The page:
I heard recently that when the Coastguard arrives at a rescue where many people are in the water, they first help the people who are swimming towards them.

Your interest in reading this tells me you are one of the people swimming towards help. Some of us have been swimming in this direction for years and some are newer to it. Some people treading water might be in freeze, unable to take in the fact they are in danger. We could be exhausted and barely able to tread water some days. Others barely hanging on might not register the thrum of helicopter blades or believe rescue is possible for them. Some might panic, misread the noise and stirred up water as dangerous, and swim in the opposite direction. Some will group together and hold each other up. Others with different life experience feel it will be safer to go it alone.

The people who swim toward the Coast Guard are the first ones helped.

I believe everyone in the water wants to be saved. We all want to be happy and live meaningful, joy filled lives. We all swim towards help some of the time. I haven’t met anyone yet who swims with unerring accuracy and who never goes into suppressing their distress through something on the distraction / addiction continuum.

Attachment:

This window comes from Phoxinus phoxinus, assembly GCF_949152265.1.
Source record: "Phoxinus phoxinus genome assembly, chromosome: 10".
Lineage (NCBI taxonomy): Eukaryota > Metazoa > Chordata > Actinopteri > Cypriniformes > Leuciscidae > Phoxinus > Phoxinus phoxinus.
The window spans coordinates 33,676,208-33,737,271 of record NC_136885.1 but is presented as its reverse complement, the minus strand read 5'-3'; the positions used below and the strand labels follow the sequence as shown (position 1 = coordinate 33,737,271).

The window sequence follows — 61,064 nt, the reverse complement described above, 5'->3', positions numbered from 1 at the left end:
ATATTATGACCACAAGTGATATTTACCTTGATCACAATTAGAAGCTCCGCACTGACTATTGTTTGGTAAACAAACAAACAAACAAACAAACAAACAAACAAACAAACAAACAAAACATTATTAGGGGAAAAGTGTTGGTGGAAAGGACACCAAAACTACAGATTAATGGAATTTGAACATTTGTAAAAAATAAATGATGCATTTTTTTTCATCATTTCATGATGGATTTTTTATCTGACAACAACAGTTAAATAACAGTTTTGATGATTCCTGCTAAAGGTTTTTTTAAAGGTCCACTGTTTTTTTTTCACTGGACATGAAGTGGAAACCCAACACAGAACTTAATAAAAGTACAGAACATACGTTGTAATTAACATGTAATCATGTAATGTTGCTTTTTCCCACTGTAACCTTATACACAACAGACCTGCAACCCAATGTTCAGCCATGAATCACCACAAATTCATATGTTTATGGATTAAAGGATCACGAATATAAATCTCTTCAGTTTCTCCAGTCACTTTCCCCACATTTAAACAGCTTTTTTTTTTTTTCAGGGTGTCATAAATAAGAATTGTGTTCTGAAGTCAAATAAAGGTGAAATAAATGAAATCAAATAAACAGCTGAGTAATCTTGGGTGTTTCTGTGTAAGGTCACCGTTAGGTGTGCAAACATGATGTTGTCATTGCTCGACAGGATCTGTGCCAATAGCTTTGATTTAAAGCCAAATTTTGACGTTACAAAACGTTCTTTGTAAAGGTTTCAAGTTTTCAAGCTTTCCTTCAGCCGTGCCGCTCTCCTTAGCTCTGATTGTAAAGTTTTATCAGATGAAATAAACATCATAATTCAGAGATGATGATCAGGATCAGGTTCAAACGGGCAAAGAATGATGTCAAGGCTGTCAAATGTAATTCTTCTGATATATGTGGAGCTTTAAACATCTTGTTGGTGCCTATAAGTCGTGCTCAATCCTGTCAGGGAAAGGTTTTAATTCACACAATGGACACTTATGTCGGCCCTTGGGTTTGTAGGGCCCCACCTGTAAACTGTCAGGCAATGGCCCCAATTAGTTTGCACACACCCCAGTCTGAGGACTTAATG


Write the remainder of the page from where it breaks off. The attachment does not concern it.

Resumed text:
We aren’t going to lift our tired arms and swim through choppy waters towards the helicopter if we have no hope it will work. This is one reason why it is essential to connect with people who understand what it takes to heal and have done and are doing their own work. If other people can do this, it holds out the possibility we can too!

We can also be inspired through our own direct experience by looking back and acknowledging all that we have survived. Yes there was trauma in many forms. There is also strength, resilience, grit, determination and the ultimate proof – we survived to this point. And we are still willing to swim toward help.

The work I do in classes and individually with people is rooted in our body. In Scott Kiloby’s Living Inquiries, we have ways to be present with the sensations and energy in our body. We get to see first hand that none of it is here to hurt us. It is here to help – by letting us know or by protecting us from something. Painful, tight sensations or a gut instinct can warn and guide us. We get to know ourselves through our body, to accept and welcome everything that arises.

With the right support, we realize through direct experience that we can be present in our own body, connect with our own basic goodness and value, and that we have nothing to fear from within.

Kindness, compassion and understanding become the new water we swim in. We rescue ourselves from a lifetime of fear and anxiety. Space opens up to breathe and relax. To heal.

 

 

 

 

Swim towards help
Tagged on: